Ensuring that permanent spending or tax cuts are implemented in a sustainable manner would encourage the strong fiscal position that New Zealand needs to meet potentially large macroeconomic shocks and long-run ageing-related costs.
The NZ labour market is among the most flexible in the OECD, and outcomes for its young people have been among the best. However, labour-market opportunities are heavily determined by initial education, where New Zealand’s system is also successful and innovative in many ways.
As its workforce ages and major economies shift towards producing higher value-added goods and services, New Zealand will face increasing challenges to remain globally competitive and maintain high living standards. Future growth will need to come increasingly from productivity gains, and resources will have to shift towards activities that rely more on skills, technology and intangible assets.
New Zealand, as a resource based economy anxious to protect and promote its clean and green image, appropriately sees green growth as a natural direction for future development.
This report reviews the impact of pay increases on nurses’ labour market in four countries (UK, New Zealand, Finland and Czech Republic). Pay increases contributed to an increase in potential new entrants to nurse education, but the effect on nurses already in work is more difficult to assess.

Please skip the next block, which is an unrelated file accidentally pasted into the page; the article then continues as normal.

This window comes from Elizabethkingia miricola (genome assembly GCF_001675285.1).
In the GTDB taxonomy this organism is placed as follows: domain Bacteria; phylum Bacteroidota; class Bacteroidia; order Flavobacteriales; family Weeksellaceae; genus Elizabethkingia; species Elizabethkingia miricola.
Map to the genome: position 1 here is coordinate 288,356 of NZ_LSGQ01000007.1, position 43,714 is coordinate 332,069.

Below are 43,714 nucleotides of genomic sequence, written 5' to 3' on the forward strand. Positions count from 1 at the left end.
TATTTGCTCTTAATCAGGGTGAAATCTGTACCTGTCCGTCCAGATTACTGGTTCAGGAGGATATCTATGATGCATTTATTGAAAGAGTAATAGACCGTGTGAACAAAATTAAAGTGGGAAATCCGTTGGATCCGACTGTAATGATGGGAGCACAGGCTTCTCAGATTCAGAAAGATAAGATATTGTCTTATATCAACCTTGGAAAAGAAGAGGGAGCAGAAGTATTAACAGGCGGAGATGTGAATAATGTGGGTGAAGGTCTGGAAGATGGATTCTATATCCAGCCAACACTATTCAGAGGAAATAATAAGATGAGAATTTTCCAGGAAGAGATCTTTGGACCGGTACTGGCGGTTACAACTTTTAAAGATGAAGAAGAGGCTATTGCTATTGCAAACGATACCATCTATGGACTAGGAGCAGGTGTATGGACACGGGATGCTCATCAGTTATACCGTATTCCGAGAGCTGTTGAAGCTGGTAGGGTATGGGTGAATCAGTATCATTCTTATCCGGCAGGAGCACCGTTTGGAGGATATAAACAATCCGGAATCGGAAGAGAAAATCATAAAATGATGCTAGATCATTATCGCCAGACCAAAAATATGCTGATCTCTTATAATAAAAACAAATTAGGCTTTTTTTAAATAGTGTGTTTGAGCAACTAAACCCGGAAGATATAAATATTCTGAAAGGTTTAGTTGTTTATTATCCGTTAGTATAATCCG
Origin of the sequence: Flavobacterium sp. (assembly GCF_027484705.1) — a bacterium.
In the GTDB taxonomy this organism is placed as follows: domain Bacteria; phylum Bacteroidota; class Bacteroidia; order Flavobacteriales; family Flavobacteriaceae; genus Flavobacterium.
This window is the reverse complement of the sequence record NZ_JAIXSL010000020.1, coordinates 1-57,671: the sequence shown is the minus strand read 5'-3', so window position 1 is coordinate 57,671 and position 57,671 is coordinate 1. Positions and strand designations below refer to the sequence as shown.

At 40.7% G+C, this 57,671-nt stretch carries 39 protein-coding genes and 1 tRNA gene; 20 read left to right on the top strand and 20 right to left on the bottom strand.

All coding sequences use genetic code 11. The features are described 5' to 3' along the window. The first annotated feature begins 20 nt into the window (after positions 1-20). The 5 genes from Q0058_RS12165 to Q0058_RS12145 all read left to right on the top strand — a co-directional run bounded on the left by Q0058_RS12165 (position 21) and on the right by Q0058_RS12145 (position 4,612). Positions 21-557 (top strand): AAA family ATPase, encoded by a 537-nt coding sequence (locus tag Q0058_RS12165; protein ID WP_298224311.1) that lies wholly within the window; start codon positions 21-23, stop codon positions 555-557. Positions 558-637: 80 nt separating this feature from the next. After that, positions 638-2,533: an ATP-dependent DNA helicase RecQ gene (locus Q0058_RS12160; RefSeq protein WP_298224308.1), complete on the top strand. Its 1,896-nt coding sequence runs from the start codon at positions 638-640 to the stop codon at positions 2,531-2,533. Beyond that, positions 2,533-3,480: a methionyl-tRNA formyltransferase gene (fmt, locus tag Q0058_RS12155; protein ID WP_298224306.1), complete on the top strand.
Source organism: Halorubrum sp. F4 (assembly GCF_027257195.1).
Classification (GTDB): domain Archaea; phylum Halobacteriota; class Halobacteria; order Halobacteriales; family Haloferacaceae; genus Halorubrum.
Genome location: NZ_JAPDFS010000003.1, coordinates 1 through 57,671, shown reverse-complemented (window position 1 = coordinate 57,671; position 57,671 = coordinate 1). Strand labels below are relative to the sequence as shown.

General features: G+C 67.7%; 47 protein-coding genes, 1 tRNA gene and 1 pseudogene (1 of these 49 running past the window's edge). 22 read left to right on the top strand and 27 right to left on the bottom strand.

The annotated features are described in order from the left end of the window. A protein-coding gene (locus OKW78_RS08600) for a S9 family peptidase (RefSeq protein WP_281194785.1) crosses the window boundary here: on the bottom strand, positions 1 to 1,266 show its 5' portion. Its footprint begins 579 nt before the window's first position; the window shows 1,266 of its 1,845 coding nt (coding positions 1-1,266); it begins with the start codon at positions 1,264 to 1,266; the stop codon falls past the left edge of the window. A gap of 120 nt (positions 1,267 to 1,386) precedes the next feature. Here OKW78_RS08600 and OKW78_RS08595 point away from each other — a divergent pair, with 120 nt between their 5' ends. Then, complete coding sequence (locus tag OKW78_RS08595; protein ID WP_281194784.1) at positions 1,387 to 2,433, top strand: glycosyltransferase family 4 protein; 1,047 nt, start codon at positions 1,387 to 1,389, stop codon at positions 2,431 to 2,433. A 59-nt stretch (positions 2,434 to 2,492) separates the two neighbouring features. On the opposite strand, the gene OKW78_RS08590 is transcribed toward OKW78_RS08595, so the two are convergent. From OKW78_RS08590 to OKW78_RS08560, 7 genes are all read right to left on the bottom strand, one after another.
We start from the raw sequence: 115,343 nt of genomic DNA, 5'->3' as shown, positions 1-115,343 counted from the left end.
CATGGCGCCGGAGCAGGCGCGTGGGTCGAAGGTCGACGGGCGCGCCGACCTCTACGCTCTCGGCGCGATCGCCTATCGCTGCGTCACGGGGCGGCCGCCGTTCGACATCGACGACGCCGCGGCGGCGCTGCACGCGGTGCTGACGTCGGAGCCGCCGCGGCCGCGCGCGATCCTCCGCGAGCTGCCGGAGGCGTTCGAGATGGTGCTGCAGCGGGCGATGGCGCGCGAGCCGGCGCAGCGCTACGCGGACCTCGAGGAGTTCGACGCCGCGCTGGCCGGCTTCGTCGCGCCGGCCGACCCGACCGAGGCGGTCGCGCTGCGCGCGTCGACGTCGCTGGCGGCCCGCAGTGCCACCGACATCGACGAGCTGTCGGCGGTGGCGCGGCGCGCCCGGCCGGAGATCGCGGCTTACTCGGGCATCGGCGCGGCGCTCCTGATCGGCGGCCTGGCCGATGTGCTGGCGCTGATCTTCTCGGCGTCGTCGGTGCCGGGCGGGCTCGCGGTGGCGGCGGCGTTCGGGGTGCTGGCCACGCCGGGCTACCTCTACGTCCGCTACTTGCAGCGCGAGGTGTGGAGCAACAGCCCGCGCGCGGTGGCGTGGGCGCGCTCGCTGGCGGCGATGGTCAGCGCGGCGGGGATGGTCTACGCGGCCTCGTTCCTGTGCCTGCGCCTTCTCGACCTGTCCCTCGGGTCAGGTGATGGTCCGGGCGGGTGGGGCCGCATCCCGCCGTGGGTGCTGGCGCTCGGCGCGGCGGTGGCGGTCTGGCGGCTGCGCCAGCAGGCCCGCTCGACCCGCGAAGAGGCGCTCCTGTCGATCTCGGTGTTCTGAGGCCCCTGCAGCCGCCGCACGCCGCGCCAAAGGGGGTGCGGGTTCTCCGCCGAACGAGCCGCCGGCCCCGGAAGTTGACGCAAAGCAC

A considerable housing boom has been a key feature of persistently large saving investment imbalances in New Zealand over the past decade.
Farm risk management policy in New Zealand centres on natural disaster assistance and preventing pest and disease incursions. New Zealand should strengthen a 'multi-activity enterprise' view of farming, reduce uncertainty about future environmental regulations and improve knowledge on risks.
This working paper reviews 10 in–depth case studies of urban projects proposed and operating within the realm of Joint Implementation (JI) and the Clean Development Mechanism (CDM) of the Kyoto Protocol. Environment Working Paper No. 29.
New Zealand’s living standards remain well below the OECD average. This is entirely attributable to persistently low labour productivity, which in turn is related to economic geography as well as structural policy factors.